1> Sets1 = sofs:from_term([[a,b,c],[d,e,f],[g,h,i]]),
              Sets2 = sofs:from_term([[b,c,d],[e,f,g],[h,i,j]]),
              P = sofs:partition(sofs:union(Sets1, Sets2)),
              sofs:to_external(P).
              [[a],[b,c],[d],[e,f],[g],[h,i],[j]]

       partition(SetFun, Set) -> Partition

              Types:

                 SetFun = set_fun()
                 Partition = Set = a_set()

              Returns  the  partition  of  Set such that two elements are considered equal if the
              results of applying SetFun are equal.

              1> Ss = sofs:from_term([[a],[b],[c,d],[e,f]]),
              SetFun = fun(S) -> sofs:from_term(sofs:no_elements(S)) end,
              P = sofs:partition(SetFun, Ss),
              sofs:to_external(P).
              [[[a],[b]],[[c,d],[e,f]]]

       partition(SetFun, Set1, Set2) -> {Set3, Set4}

              Types:

                 SetFun = set_fun()
                 Set1 = Set2 = Set3 = Set4 = a_set()

              Returns a pair of sets that, regarded as constituting a set, forms a  partition  of
              Set1.  If  the  result of applying SetFun to an element of Set1 gives an element in
              Set2, the element belongs to Set3, otherwise the element belongs to Set4.

              1> R1 = sofs:relation([{1,a},{2,b},{3,c}]),
              S = sofs:set([2,4,6]),
              {R2,R3} = sofs:partition(1, R1, S),
              {sofs:to_external(R2),sofs:to_external(R3)}.
              {[{2,b}],[{1,a},{3,c}]}

              partition(F, S1, S2) is equivalent to {restriction(F, S1, S2), drestriction(F,  S1,
              S2)}.

       partition_family(SetFun, Set) -> Family

              Types:

                 Family = family()
                 SetFun = set_fun()
                 Set = a_set()

              Returns  family  Family  where  the indexed set is a partition of Set such that two
              elements are considered equal if the results of applying SetFun are the same  value
              i. This i is the index that Family maps onto the equivalence class.

              1> S = sofs:relation([{a,a,a,a},{a,a,b,b},{a,b,b,b}]),
              SetFun = {external, fun({A,_,C,_}) -> {A,C} end},
              F = sofs:partition_family(SetFun, S),
              sofs:to_external(F).
              [{{a,a},[{a,a,a,a}]},{{a,b},[{a,a,b,b},{a,b,b,b}]}]

       product(TupleOfSets) -> Relation

              Types:

                 Relation = relation()
                 TupleOfSets = tuple_of(a_set())

              Returns the Cartesian product of the non-empty tuple of sets TupleOfSets. If (x[1],
              ..., x[n]) is an element of the n-ary relation Relation, then x[i]  is  drawn  from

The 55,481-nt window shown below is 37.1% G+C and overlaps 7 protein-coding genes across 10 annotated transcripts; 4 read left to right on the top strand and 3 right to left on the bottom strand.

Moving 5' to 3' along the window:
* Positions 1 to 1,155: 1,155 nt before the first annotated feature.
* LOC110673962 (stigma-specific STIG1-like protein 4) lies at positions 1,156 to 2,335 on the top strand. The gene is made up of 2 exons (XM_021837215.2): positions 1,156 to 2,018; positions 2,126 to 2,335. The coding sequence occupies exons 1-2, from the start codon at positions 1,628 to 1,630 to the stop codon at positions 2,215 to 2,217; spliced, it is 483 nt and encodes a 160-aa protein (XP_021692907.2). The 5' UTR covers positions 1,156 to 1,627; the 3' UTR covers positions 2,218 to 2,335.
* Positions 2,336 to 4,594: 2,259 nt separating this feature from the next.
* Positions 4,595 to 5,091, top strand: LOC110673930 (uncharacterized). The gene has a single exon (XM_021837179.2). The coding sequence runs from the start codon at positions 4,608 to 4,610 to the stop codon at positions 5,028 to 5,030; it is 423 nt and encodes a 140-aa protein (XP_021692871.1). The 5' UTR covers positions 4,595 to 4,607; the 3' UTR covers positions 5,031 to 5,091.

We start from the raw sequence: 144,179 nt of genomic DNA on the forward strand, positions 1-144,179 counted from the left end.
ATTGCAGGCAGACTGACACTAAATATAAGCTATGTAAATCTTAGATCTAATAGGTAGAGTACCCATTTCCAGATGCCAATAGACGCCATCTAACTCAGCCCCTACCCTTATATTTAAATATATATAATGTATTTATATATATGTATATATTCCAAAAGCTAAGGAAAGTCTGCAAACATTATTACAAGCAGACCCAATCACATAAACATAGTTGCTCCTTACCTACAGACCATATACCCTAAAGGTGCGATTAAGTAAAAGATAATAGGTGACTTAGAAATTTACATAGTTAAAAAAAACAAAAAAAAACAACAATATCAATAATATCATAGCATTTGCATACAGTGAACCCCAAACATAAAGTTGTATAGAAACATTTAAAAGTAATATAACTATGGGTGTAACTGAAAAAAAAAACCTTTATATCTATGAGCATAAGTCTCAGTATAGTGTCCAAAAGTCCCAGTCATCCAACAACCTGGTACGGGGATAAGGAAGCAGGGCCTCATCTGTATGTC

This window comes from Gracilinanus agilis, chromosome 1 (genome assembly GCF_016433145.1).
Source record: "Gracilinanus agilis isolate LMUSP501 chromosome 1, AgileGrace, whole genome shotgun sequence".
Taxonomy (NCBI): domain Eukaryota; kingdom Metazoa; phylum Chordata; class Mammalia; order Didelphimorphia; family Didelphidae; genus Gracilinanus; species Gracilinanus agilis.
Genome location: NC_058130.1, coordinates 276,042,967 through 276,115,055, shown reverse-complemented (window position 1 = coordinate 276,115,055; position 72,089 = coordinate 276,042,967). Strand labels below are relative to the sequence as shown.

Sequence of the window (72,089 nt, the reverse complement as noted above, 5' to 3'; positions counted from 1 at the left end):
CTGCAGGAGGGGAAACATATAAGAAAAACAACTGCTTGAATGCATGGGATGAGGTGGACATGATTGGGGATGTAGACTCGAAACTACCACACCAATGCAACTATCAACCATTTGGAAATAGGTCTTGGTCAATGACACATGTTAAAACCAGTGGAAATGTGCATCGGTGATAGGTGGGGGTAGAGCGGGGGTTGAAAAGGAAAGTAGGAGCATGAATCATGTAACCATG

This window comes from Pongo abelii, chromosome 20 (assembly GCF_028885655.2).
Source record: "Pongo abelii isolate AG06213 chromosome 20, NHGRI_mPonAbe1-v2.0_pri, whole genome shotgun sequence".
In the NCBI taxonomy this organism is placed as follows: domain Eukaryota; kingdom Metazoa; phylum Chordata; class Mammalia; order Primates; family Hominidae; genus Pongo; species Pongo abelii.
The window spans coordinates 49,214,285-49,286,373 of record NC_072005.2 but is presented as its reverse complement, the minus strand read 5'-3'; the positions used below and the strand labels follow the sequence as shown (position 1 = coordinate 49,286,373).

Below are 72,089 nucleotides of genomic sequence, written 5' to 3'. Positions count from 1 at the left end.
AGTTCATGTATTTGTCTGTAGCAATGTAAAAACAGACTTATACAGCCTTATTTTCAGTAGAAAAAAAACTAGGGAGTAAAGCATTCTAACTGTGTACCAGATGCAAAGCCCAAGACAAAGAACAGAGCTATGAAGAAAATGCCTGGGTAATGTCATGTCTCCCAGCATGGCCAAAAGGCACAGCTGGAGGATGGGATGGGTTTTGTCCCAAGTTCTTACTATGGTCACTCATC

element i of TupleOfSets.

              1> S1 = sofs:set([a,b]),
              S2 = sofs:set([1,2]),
              S3 = sofs:set([x,y]),
              P3 = sofs:product({S1,S2,S3}),
              sofs:to_external(P3).
              [{a,1,x},{a,1,y},{a,2,x},{a,2,y},{b,1,x},{b,1,y},{b,2,x},{b,2,y}]

       product(Set1, Set2) -> BinRel

              Types:

                 BinRel = binary_relation()
                 Set1 = Set2 = a_set()

              Returns the Cartesian product of Set1 and Set2.

              1> S1 = sofs:set([1,2]),
              S2 = sofs:set([a,b]),
              R = sofs:product(S1, S2),
              sofs:to_external(R).
              [{1,a},{1,b},{2,a},{2,b}]

              product(S1, S2) is equivalent to product({S1, S2}).

       projection(SetFun, Set1) -> Set2

              Types:

                 SetFun = set_fun()
                 Set1 = Set2 = a_set()

              Returns  the  set  created  by  substituting  each element of Set1 by the result of
              applying SetFun to the element.

              If SetFun is a number i >= 1 and Set1 is a relation, then the returned set  is  the
              projection of Set1 onto coordinate i.

              1> S1 = sofs:from_term([{1,a},{2,b},{3,a}]),
              S2 = sofs:projection(2, S1),
              sofs:to_external(S2).
              [a,b]

       range(BinRel) -> Set

              Types:

                 BinRel = binary_relation()
                 Set = a_set()

              Returns the range of the binary relation BinRel.

              1> R = sofs:relation([{1,a},{1,b},{2,b},{2,c}]),
              S = sofs:range(R),
              sofs:to_external(S).
              [a,b,c]

       relation(Tuples) -> Relation

       relation(Tuples, Type) -> Relation

              Types:

                 N = integer()
                 Type = N | type()
                 Relation = relation()
                 Tuples = [tuple()]

              Creates a relation. relation(R, T) is equivalent to from_term(R, T), if T is a type
              and the result is a relation. If Type is an integer N, then [{atom,  ...,  atom}]),
              where  the  tuple  size  is  N,  is  used  as  type  of the relation. If no type is